Content » Vol 45, Issue 7

Original report

Training communication partners of people with severe traumatic brain injury improves everyday conversations: A multicenter single blind clinical trial

Leanne Togher, Skye McDonald, Robyn Tate, Emma Power, Rachael Rietdijk
Speech Pathology, Disability and Community , The University of Sydney, Sydney, Australia. E-mail: leanne.togher@sydney.edu.au
DOI: 10.2340/16501977-1173

Abstract

Objective: To determine effectiveness of communication training for partners of people with severe traumatic brain injury.
Design: Three arm non-randomized controlled trial comparing communication partner training (JOINT) with individual treatment (TBI SOLO) and a waitlist control group with 6 month follow-up.
Participants: Forty-four outpatients with severe chronic traumatic brain injuries were recruited.
Intervention: Ten-week conversational skills treatment program encompassing weekly group and individual sessions for both treatment groups. The JOINT condition focused on both the partner and the person with traumatic brain injury while the TBI SOLO condition focused on the individual with TBI only.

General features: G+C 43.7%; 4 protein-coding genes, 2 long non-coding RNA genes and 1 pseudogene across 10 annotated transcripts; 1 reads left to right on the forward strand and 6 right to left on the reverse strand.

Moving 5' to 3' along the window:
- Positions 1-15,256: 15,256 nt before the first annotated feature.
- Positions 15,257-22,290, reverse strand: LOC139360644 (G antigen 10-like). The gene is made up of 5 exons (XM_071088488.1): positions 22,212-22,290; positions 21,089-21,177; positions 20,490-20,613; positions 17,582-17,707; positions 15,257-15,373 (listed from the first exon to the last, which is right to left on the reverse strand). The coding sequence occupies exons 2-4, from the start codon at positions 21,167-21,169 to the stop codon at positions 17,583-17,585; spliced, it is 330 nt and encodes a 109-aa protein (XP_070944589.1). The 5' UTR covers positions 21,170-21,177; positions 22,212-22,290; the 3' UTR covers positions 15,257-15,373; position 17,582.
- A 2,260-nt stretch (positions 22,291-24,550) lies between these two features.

Main outcome measures: Primary outcomes were blind ratings of the person with traumatic brain injury’s level of participation during conversation on the Measure of Participation in Communication Adapted Kagan scales.
Results: Communication partner training improved conversational performance relative to training the person with traumatic brain injury alone and a waitlist control group on the primary outcome measures. Results were maintained at six months post-training.
Conclusion: Training communication partners of people with chronic severe traumatic brain injury was more efficacious than training the person with traumatic brain injury alone. The Adapted Kagan scales proved to be a robust and sensitive outcome measure for a conversational skills training program.

Lay Abstract

Supplementary content

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